Torque Sensing Control System
What is Extended Range?
Analog in a Digital Age
Torque Sensing Control System™
Open loop tension control is more accurate and precise than ever before
For the first time ever in an open loop control system, you get a precise, reliable tension reference that operators can use to ensure consistent, high quality production runs without load cells or a dancer.
Patent pending technology allows easy integration into existing machines as well as new machine builds.
Customize your TSC™ packages based on your needs and the products you currently have. TSC™ components can include the U4 Tension Controller, V or CS Series Brake, TS Torque Sensor, US4 Ultrasonic Sensor or Proximity Switches, M4 Meter, and an MPC4 I to P Converter
The TSC™ is ideal for applications where:
- The machine cannot accommodate load cells or retrofits (space limitations, costs, etc.).
- There is no defined web path or web is traveling directly from unwind roll into the process.
- The web cannot be contacted after unwind by rollers or requires minimal roller contact (coating, films, foils, etc.).
- Multiple unwind stands that each require cost effective, simple control, and a simple web path (sheeters, laminators).
- Existing open-loop system, but want to improve consistency and quality of your production.
- Utilizing a PLC or similar system and want to control torque with minimal modification and effort.
A customer recently asked us how our load cells compared to other manufacturers that promote “extended range load cells”. These extended range load cells utilize a 10V excitation with the claim that by using a higher excitation you get a more sensitive tension signal. For reference, Montalvo’s load cells utilize a 5V excitation.
So the idea is that for a 100 lb load cell with a 5V excitation, you would get 125 mV of output, whereas with an “extended range” load cell you would get 250 mV of output due to the 10V excitation. The sales pitch is that with double the input, you get double the output and thus have a more sensitive load cell for detecting any changes in tension.
Unfortunately the reality is that this does not affect the sensitivity of the load cell.
Mathematically, sensitivity is equal to Change in Input divided by Total Output (S=CI/TO)
So in our two examples:
Example A: 125 mV / 5 V = 25 (mV/V)
Example B: 250 mV / 10 V = 25 (mV/V)
Increasing the excitation voltage doesn’t change the end result at all. Also note that this value is independent of the amplifier used, so even using a more sensitive amplifier will not have an impact on this.
When choosing the best load cell for your application focus on quality, true performance, and the support you will receive, and don’t be fooled by the myth of “extended range”.
BWC Blog: Analog Meters Still Have Their Place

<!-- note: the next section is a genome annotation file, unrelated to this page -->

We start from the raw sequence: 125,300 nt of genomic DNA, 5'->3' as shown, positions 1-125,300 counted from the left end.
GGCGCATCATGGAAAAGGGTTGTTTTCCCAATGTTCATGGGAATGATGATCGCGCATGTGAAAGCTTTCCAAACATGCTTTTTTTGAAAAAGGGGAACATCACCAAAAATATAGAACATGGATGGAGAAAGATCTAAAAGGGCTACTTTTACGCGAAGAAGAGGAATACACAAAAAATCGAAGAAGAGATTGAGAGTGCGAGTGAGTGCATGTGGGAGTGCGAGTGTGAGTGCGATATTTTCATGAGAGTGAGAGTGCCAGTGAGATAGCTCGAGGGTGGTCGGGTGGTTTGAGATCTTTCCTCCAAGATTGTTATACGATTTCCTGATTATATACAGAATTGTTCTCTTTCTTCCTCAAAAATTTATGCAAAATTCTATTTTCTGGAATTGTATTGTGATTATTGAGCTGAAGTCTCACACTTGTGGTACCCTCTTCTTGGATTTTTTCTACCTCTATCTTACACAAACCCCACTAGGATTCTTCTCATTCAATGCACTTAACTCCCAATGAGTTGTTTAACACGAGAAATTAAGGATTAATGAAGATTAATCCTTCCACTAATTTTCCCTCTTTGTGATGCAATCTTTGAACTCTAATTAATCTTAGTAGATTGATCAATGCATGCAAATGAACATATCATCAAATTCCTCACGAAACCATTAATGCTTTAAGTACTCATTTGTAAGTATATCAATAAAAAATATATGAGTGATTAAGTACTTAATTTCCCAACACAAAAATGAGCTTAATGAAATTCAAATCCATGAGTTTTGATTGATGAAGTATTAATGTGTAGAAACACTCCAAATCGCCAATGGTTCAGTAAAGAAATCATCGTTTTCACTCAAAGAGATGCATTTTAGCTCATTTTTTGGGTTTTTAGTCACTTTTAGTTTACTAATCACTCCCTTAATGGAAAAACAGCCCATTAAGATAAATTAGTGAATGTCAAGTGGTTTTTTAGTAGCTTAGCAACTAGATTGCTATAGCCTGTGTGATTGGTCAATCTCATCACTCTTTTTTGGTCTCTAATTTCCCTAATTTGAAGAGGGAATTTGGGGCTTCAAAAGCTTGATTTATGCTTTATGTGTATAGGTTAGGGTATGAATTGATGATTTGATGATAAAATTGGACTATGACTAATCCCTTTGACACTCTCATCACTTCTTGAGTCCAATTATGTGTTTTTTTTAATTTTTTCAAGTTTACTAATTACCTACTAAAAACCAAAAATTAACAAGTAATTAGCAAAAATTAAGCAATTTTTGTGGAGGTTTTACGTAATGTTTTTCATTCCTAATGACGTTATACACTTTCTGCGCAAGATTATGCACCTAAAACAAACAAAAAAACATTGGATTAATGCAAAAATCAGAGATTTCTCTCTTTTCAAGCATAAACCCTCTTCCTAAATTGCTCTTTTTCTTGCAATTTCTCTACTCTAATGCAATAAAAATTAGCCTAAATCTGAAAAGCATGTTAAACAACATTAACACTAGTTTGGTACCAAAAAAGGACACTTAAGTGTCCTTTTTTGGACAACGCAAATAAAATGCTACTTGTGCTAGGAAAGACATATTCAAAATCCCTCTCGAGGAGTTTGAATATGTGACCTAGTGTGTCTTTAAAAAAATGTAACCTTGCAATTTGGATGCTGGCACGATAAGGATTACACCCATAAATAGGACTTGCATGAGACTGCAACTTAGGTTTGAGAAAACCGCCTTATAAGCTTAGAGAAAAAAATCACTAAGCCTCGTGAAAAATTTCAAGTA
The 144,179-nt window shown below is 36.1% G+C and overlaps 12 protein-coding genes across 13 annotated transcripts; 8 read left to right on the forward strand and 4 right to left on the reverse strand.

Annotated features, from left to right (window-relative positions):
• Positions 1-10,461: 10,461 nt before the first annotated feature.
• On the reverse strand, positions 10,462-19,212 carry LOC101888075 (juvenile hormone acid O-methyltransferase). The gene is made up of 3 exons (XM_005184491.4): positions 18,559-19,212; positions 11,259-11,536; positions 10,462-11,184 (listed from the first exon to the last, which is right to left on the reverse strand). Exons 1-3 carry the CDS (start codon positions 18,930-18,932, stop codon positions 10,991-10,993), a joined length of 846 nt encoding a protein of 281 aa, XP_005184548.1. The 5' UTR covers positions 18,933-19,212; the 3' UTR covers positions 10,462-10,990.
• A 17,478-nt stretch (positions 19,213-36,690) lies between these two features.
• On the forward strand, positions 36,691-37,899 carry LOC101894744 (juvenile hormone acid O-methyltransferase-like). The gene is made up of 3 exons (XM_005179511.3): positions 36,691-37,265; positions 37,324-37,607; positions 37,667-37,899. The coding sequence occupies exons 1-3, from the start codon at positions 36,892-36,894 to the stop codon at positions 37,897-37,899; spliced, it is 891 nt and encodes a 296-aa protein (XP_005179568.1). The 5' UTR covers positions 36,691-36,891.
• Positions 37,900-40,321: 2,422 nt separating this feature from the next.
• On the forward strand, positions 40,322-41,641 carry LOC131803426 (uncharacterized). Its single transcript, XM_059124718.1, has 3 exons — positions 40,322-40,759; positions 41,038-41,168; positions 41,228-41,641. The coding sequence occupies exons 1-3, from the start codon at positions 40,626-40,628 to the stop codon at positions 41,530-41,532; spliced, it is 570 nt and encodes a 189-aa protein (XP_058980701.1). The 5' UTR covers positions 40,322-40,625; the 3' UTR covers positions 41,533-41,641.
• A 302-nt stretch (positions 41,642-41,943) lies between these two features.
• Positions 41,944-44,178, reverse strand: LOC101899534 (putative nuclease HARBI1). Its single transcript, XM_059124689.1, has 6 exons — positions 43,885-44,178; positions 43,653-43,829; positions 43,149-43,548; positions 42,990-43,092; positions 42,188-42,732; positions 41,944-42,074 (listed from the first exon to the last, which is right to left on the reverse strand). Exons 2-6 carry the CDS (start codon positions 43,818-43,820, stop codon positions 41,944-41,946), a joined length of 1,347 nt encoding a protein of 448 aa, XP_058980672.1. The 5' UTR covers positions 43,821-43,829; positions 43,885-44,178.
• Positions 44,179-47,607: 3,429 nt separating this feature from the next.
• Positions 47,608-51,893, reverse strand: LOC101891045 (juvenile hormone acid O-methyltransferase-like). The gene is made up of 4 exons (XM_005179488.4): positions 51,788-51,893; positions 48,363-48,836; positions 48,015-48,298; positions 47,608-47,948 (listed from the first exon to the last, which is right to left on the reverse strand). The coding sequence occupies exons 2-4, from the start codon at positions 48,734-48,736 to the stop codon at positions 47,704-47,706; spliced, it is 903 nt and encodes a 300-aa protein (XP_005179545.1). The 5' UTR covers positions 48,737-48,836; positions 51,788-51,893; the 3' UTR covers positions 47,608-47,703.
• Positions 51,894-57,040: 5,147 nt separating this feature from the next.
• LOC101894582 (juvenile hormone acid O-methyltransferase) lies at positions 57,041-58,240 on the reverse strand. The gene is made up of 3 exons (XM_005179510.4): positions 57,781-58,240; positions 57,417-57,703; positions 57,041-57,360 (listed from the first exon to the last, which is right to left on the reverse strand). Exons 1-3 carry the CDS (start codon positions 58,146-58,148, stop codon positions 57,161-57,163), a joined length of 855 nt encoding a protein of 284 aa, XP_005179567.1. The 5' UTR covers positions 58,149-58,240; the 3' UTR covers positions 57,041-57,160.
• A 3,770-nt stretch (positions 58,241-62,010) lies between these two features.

The benefits of analog in a digital age.
While much machine information today is displayed with digital meters, analog meters still have their place in the industrial world. One such application is the display of tension in a running web.
The tension on the web is affected by many mechanical factors in the process. When unwinding a roll of material, the quality of the roll itself is a major factor. If this roll is not perfectly concentric, which is usually the case, this will cause speed differences which will result in tension differences. The same applies to worn air shaft journals, safety chuck journal seats, as well as worn core chucks.
Other factors can be worn bearings, the web slipping on rollers, vibration due to non balanced rolls, worn gears or unstable drives. Some of these problems are easy to correct but many are not. Many do not have a major impact on product quality.
Since the tension is measured by highly sensitive and accurate load cells, these mechanical issues will be displayed as fluctuations in tension. In high speed applications, the refresh rate of a digital display or the inherent dampening of an analog meter will smooth out these fluctuations and give a good indication of the “average” tension.
In slower speed applications, these fluctuations will be much more pronounced and it can be very difficult to determine what the “average” tension is. One advantage of the analog meter in this situation is that it can be used to troubleshoot the problem. For instance, if the tension fluctuation is in sync with each revolution of the unwind roll, this will obviously indicate where the problem lies. It will then be easy to determine if it is a worn component that can be corrected or a non concentric roll which you may have to live with. Digital meters, on the other hand, will not show an easy to read “trend”.
Another advantage of the analog meter is that it is very easy to dampen. Simply connect an electrolytic capacitor to the connector of the meter. Any value between 100 and 300 microfarad should work. Just be sure to connect the positive of the capacitor to the positive of the meter. See Drawing.